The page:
Vietnam’s Mekong Delta is famous for its rice fields, shrimp ponds, embankments and canals. This fertile patchwork sustains the livelihoods of more than 17 million people. But climate change, water scarcity and pollution are fraying the fabric of economic life in the delta. New approaches to managing land and water in uncertain times are needed.
The vulnerability of the Mekong Delta came into focus this year when the area was hit by a historic drought. The extreme weather was combined with low Mekong river flows, coupled with development in upstream countries. Many farmers were left short of freshwater and scrambling for ways to adapt.
On a recent visit to Ca Mau province, at the very southern tip of Vietnam, agriculture experts described how rice had withered and shrimp and fish had died.
For Nguyen Van Khuyen, who owns 6 hectares of aquaculture ponds bordering a brackish canal in Tran Van Thoi district, the exceptionally long and hot dry season meant he could not raise shrimp as usual: “We tested the water and it was too salty, so we didn’t put in any shrimp. We lost 8 months of production,” he said.
When we met in early June, the rain had just returned. “We’re waiting for government assistance to buy new shrimp seeds,” said Nguyen, 65. Deprived of his main income, he has been unable to pay back money he borrowed from the bank to invest in shrimp farming. None of his sons are pursuing a future in farming. “As a teenager, I remember rain always fell in April,” said Nguyen. “Today it’s difficult to plan ahead.”
About an hour’s drive from there, on a model shrimp farm, technical know-how helped farmer To Hoai Thuong, 53, weather the drought. Since 2013, To’s farm has been divided in three ponds – one holding shrimp, another fish, the third freshwater. Stored freshwater helped to dilute the salinity in To’s shrimp pond, while fans churning the pond’s surface brought down the water’s temperature. He expects a harvest of about 10 tons, in line with normal production, despite the heat.
For To, the three pond model has proven not only more resilient, but also more sustainable and more profitable than the intensive model he followed in the past. Shrimp are less densely packed but more productive. Fish clean out bacteria and reduce the risk of shrimp-killing disease, and the rotation system limits the need to change and discharge contaminated water that can affect neighboring farms. “I built this temple to my grand-parents with shrimp money,” he said proudly, pointing to a grand structure next to his house. “There is room for the next generation too.”
The demonstration farm, supported by the Coastal Resources for Sustainable Development Project, is part of a search for good practices that can set aquaculture on a more sustainable and climate-resilient path while ensuring higher profits for farmers. Vietnamese authorities, with support from partners including the World Bank, are rethinking rural development in the delta to sustain livelihoods and long-term growth in a challenging environment.
The Mekong Delta contributes to 50 percent of Vietnam’s rice production, 70 percent of its aquaculture and a third of its GDP, but productivity gains have stalled. In particular, there is a sense that the past 20 years’ strong focus on increasing rice production has reached environmental and economic limits. Rice quality is low and productivity is declining in areas increasingly affected by the intrusion of saltwater due to rising sea levels and subsiding land.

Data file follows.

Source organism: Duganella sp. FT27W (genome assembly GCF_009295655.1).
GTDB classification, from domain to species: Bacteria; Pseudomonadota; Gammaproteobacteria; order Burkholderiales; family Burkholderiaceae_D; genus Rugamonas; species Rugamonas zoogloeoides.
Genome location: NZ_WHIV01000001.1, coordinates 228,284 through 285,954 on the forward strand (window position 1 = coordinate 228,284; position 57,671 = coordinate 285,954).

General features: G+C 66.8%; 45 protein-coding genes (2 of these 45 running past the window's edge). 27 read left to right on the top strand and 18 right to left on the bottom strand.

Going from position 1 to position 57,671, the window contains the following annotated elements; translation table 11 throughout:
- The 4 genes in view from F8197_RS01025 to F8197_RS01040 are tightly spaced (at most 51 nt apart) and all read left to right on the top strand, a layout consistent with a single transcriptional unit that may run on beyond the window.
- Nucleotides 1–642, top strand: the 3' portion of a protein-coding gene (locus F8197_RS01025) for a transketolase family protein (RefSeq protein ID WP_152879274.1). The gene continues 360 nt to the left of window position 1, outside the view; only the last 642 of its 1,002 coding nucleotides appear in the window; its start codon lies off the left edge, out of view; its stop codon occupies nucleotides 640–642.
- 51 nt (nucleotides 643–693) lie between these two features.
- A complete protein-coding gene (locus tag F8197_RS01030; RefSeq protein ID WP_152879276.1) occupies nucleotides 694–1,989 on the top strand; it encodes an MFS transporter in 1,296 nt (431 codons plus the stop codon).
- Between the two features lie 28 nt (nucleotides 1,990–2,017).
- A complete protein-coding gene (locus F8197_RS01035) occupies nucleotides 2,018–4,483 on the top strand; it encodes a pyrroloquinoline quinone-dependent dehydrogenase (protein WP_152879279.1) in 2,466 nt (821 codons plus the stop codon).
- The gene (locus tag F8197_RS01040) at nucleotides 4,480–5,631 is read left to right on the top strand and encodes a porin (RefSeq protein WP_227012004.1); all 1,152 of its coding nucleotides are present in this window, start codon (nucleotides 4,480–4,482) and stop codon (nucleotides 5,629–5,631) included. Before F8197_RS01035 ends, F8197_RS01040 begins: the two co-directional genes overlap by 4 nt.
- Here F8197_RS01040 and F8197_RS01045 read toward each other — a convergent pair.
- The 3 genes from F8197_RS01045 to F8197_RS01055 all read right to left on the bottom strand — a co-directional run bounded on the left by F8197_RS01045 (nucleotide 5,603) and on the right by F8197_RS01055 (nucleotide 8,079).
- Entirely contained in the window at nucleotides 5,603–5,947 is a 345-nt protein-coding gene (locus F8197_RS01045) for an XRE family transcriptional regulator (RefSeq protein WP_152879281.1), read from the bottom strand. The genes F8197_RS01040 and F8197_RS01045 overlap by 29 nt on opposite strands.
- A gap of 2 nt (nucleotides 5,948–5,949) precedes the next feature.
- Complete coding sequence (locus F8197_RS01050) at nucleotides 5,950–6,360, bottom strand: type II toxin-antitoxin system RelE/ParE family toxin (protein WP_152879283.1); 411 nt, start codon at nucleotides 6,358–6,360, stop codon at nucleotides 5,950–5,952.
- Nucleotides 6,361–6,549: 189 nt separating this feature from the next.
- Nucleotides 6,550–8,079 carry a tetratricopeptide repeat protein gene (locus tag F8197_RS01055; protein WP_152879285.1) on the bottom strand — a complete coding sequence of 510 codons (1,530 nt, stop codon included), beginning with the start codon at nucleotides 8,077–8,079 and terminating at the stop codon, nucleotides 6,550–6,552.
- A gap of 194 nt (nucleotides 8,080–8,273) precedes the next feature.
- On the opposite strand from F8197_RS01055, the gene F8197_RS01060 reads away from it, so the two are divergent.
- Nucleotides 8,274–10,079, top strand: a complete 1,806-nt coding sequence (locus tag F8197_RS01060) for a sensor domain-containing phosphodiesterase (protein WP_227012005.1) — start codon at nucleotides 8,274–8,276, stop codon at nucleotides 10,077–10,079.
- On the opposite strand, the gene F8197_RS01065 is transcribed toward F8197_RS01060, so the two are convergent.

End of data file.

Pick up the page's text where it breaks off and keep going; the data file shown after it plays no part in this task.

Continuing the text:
Salinity is also a problem for shrimp, which grow more slowly or die when salt levels are too high. Drainage of wetlands for agricultural expansion and extensive water control infrastructure designed to allow multiple rice crops have had negative impacts on the delta’s ecological connectivity, biodiversity -- and ultimately productivity -- by disrupting water flows that carry sediment and nutrients.
Authorities are grappling with how to make the best use of water for sustainable development at a time when the amount of water and its timing are becoming more erratic because of climatic and upstream factors they can’t control. Flooding in 2000 and 2011 was much higher than normal. In the last three years, flooding has been very minimal. “It’s totally changing production patterns. All we can do is continue testing different models to reduce risks and increase incomes for farmers,” said Lu Cam Khuong, deputy director of the Department of Agriculture and Rural Development in An Giang, a province in the upper delta where the Mekong River first enters Vietnam.
Lack of forecasting and reliable information is hampering current planning and management efforts. In the recent drought, farmers like Nguyen received no early warning that could have avoided losses.
The recently approved Mekong Delta Integrated Climate Resilience and Sustainable Livelihoods Project, backed by a $310 million IDA credit to Vietnam, will help upgrade the monitoring, analyzing and sharing of information at the level of the Mekong Delta to support decision-making under uncertainty. The multi-sector project will also help Planning, Agriculture and Environment authorities come together to identify climate-resilient investments, integrate climate change in local planning, and better coordinate their actions. Building on a Mekong Delta Plan developed in 2013 with support from The Netherlands, the project will also invest in measures that have proven successful to manage floods, adapt to salinity and protect coastal areas in different vulnerable sub-regions within the delta.
Souce: The World Bank | 01 August 2016